Weilers LLP

Too Much to Ask Revisited

Too Much to Ask Revisited

July 24, 2023

By Brian Babcock


There is a reason why most of our case comment articles feature cases from the Ontario Court of Appeal or even the Supreme Court of Canada. Decisions of the Superior Court of Justice, as much as they can be interesting and informative, are subject to being overturned on appeal.


This is the situation that we find ourselves in with the case of
Tall Ships Landing Devt. Inc. v. City of Brockville, the subject of an article that focused on the remedy on appeal to the Superior Court from an arbitrator. The case had sufficient novelty that the editors of the Ontario Reports, the publication that notifies all Ontario lawyers of the most interesting or important Ontario cases- usually four or five a week- published it.

As chance would have it, the Court of Appeal allowed the appeal, and upheld the arbitrator’s decision, reminding us all that for appeals under the Arbitrations Act, only an error of law is appealable – the unsuccessful party does not get a second chance to argue the facts, or even a mixed question of fact and law. The Court points out that:

judges should not be too ready to characterize particular issues as issues of law because doing so may render the point of consensual arbitration nugatory is of particular importance when, as here, the impugned terms form a relatively small part of a large and complex arbitration decision. As the Supreme Court has stated, “the circumstances in which a question of law can be extricated from the interpretation process will be rare” [citations omitted].

In Tall Ships, they find that this was not one of those rare situations.


Not all arbitrations are subject to the same rights of appeal – the arbitration agreement or submission to arbitration may set different rules for what may be appealed – so this applies mainly to arbitrations that rely on incorporation of section 45 of the Act. However, in a recent decision, the Court of Appeal also took a very limited view of the scope of appeals under section 46 of the Act.

Moral of the story is that if you want broad appeal provisions for your arbitration, you must explicitly say so in your arbitration agreement or submission to arbitration.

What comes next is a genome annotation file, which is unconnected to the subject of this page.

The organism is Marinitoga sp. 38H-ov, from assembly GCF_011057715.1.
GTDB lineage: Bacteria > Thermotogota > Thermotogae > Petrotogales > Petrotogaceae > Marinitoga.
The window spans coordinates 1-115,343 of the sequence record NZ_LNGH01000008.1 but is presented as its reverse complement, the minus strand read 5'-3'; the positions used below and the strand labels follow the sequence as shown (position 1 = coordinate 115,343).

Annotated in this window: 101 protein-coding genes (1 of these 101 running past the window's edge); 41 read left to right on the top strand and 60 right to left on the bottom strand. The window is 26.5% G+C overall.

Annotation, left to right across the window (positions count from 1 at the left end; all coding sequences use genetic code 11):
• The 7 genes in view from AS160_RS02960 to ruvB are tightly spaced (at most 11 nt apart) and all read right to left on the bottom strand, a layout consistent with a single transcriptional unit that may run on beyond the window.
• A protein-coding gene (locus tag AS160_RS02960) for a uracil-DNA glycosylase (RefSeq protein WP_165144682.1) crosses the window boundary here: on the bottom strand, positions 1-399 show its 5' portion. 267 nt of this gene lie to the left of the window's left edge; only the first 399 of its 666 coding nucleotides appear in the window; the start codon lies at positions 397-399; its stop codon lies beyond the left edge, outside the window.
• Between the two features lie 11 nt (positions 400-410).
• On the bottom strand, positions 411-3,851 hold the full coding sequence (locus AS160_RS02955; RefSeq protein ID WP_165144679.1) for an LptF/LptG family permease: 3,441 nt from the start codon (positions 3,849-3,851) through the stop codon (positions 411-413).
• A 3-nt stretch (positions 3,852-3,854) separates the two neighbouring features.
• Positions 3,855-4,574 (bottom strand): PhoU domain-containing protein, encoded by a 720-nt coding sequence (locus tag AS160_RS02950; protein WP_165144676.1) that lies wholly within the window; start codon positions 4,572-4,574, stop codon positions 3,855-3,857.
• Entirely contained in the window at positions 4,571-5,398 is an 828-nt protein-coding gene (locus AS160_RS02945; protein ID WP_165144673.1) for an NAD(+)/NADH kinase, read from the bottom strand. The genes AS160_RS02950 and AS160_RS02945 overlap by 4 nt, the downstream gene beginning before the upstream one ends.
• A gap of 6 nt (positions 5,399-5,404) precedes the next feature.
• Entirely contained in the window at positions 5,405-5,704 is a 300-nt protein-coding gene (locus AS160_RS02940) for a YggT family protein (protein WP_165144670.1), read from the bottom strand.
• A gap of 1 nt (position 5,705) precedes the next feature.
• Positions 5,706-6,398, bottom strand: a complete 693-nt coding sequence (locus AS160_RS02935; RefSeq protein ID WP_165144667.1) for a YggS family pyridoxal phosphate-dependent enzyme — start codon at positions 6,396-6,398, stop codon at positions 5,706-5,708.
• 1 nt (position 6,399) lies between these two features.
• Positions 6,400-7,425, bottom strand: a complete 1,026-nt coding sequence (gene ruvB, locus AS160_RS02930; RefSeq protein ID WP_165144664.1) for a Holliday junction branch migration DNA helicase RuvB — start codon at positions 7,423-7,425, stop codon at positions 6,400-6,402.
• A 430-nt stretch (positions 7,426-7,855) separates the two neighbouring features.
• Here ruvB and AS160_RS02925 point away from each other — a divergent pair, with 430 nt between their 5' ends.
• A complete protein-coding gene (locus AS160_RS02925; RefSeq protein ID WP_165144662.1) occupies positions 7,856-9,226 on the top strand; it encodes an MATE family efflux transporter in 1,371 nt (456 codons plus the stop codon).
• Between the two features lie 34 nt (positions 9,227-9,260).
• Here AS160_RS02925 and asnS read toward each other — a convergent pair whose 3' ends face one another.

In our experience, most “off the shelf” arbitration clauses or agreements provide very limited appeal rights, so all the more reason to pay attention to these clauses in agreements and not to shrug them off as “just boilerplate”.

A right to appeal on questions of law alone is more limited than the usual right of appeal from a Superior Court judge to an appeal court. In those situations, mixed questions of fact and law may be appealed. If you want similar rights of appeal from the arbitrator, you must say so.

Because the Court of Appeal overturned the Superior Court decision, the ruling by the Superior Court judge that the case had to be reheard by a different arbitrator also is overturned. However, the Court of Appeal does not specifically comment on that aspect of the Superior Court decision, so it continues to exist in a sort of limbo. Our previous article may still be of interest to some readers, but must be approached with caution.

As we said in that article:

Arbitration is attractive for many reasons, including cost and time saving. Unfortunately, this cautionary tale teaches us that sometimes these efforts backfire. A fair hearing is at the heart of justice, and that need may trump all other considerations.

These observations are still accurate, despite the Court of Appeal determining that in the specific case, a fair hearing was held before the arbitrator.

At the end of the story, we see the Court of Appeal continuing to emphasize, as we have written about before, that:

  • arbitration is here to stay;
  • that it is a valid alternative to the court process; and
  • most arbitration results will be final.


Our role begins before the dispute arises, at the start of your relationship with the other party to a contract. Our commercial drafters are familiar with the range of options available for arbitration agreements and can help draft the clause that suits your needs.

If you find yourself facing a dispute that is subject to arbitration, the alternative dispute resolution lawyers at Weilers LLP can provide you with guidance and representation in attempting to resolve your disputes in a cost effective and sound manner. We not only know that decisions are mainly about the facts, but we also know how to identify the evidence to prove the facts you need.

If an appeal is possible, we have the knowledge to advise and represent you on appeal.